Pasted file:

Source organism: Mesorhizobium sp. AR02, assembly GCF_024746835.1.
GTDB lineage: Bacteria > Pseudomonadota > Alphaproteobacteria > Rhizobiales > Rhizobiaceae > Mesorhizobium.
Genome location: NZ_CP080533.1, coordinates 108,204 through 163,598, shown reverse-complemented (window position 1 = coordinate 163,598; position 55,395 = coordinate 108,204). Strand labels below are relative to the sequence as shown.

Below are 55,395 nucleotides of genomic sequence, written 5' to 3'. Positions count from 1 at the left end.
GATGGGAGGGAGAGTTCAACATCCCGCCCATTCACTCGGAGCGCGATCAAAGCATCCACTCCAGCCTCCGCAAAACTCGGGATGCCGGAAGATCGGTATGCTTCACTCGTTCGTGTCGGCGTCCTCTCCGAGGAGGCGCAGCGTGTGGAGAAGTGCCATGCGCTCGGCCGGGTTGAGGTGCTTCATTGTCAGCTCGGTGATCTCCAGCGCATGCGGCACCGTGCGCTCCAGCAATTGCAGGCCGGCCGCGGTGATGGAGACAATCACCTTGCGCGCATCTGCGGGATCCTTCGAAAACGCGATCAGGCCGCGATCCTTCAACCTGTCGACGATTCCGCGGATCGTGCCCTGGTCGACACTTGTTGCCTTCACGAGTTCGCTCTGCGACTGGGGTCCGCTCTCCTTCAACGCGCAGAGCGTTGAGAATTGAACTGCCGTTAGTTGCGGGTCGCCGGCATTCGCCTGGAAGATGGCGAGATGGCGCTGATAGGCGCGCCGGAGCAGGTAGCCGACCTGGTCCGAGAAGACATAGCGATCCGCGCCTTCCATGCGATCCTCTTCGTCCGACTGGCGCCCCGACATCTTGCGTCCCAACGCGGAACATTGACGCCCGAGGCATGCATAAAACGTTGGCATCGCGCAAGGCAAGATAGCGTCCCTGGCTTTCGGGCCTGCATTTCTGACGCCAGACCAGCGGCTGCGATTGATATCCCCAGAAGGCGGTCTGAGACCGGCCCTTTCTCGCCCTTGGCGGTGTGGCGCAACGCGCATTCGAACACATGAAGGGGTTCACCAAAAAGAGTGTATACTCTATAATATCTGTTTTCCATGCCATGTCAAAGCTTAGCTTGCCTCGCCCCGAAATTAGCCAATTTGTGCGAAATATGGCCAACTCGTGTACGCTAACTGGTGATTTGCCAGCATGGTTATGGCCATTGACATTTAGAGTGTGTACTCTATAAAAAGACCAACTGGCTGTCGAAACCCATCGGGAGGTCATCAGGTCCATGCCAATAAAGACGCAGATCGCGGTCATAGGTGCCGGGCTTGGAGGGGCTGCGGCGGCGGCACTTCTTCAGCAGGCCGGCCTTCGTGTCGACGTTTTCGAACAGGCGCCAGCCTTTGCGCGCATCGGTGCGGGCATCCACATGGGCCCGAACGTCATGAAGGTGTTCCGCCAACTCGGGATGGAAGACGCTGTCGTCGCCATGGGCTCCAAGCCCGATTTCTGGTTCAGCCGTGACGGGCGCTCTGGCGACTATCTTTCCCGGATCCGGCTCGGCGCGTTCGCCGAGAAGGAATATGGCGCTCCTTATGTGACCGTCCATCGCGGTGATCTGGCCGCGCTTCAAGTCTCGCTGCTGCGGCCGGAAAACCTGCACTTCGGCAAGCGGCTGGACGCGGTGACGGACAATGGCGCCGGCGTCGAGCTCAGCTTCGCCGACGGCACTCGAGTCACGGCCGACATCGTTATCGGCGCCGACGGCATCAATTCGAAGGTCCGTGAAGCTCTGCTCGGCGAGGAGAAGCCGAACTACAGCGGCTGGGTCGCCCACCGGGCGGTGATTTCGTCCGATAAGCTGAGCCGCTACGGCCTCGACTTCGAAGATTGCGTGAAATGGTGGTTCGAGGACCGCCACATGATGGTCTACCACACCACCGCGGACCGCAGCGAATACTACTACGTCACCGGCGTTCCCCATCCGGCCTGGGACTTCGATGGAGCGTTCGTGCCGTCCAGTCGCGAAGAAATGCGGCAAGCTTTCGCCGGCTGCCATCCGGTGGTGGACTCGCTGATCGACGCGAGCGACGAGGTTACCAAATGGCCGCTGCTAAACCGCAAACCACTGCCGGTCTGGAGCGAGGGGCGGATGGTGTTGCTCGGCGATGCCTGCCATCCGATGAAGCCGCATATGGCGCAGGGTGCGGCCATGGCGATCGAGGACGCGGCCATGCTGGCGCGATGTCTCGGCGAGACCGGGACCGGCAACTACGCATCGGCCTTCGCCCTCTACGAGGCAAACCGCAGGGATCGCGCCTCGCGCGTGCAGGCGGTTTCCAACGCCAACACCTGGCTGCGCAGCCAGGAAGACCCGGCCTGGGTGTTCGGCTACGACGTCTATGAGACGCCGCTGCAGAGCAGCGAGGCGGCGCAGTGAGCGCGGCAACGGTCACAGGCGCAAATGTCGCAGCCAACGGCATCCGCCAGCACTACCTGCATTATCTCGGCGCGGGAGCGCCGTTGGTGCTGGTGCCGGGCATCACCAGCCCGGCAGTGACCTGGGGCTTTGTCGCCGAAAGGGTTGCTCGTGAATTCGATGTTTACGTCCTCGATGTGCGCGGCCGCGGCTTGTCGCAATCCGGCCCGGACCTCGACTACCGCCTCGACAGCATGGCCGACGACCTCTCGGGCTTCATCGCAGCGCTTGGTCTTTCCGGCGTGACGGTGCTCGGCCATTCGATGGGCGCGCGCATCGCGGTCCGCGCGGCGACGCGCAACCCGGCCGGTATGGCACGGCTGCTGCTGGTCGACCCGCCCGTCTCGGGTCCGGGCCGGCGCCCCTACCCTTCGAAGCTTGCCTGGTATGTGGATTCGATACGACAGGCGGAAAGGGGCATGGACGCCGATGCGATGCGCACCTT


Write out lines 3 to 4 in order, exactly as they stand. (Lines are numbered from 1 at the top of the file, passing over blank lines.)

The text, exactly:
Genome location: NZ_CP080533.1, coordinates 108,204 through 163,598, shown reverse-complemented (window position 1 = coordinate 163,598; position 55,395 = coordinate 108,204). Strand labels below are relative to the sequence as shown.

Below are 55,395 nucleotides of genomic sequence, written 5' to 3'. Positions count from 1 at the left end.